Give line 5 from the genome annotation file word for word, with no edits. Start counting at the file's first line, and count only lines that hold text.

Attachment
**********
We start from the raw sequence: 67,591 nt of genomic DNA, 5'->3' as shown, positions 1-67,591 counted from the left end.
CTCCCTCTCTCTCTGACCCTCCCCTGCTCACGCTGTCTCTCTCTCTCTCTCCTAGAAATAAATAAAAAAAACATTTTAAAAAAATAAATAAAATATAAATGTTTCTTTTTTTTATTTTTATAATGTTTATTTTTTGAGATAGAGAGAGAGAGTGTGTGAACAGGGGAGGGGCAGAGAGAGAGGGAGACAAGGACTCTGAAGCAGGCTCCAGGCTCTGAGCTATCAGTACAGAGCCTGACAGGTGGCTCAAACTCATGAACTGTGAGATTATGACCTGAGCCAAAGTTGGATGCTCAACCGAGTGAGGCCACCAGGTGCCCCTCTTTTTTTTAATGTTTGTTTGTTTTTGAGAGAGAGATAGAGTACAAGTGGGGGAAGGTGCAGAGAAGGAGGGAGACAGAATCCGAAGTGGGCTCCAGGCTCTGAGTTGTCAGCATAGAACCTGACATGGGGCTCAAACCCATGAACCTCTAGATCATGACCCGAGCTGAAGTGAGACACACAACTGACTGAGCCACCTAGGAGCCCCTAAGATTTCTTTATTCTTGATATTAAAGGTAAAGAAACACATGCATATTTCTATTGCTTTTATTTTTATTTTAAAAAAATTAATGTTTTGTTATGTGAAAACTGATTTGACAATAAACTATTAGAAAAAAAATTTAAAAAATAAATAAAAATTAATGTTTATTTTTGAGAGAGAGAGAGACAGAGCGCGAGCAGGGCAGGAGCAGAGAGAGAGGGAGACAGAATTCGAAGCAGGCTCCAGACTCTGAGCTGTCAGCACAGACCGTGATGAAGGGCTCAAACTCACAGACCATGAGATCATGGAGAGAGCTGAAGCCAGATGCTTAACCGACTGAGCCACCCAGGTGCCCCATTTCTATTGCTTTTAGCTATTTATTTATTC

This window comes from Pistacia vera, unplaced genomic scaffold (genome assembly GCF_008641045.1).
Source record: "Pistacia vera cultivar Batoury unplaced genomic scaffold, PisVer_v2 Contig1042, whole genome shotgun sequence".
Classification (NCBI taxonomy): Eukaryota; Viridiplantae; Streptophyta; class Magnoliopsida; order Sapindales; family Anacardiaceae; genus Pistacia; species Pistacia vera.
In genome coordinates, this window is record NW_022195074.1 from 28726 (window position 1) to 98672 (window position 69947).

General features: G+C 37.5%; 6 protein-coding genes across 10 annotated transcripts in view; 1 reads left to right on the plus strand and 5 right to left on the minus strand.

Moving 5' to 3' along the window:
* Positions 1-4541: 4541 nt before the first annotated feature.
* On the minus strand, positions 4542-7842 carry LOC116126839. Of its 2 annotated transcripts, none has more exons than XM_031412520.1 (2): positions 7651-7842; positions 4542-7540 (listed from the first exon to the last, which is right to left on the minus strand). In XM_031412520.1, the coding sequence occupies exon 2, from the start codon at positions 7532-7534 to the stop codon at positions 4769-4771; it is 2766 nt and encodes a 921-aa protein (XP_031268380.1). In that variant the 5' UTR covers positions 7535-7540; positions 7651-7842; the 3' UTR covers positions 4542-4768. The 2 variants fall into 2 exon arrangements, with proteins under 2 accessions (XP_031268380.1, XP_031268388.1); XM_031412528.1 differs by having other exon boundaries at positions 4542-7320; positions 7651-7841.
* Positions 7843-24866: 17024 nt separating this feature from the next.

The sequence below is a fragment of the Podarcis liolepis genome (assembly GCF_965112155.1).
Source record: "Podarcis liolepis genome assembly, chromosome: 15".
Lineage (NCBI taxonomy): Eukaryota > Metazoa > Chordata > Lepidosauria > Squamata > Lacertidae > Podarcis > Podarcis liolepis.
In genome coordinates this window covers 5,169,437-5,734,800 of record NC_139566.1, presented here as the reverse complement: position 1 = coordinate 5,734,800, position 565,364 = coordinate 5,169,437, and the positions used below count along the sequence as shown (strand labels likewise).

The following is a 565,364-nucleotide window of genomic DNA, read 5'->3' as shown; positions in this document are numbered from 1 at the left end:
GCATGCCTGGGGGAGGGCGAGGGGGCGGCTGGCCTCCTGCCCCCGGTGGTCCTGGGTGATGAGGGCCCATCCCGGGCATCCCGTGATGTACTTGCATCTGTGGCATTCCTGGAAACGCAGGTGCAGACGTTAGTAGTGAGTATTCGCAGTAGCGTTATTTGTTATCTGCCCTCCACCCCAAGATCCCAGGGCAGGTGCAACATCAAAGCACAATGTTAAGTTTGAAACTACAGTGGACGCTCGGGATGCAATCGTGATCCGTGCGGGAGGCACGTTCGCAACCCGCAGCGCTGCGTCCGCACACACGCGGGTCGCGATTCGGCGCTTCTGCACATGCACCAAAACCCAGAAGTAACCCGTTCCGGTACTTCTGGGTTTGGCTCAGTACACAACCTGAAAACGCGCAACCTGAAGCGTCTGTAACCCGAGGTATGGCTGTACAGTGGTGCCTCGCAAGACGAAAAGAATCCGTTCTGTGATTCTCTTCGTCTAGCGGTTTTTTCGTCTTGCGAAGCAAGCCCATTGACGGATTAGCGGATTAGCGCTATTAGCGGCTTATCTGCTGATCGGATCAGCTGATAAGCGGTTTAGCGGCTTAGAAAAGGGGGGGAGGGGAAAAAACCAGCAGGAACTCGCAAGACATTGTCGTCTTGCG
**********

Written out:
Classification (NCBI taxonomy): Eukaryota; Viridiplantae; Streptophyta; class Magnoliopsida; order Sapindales; family Anacardiaceae; genus Pistacia; species Pistacia vera.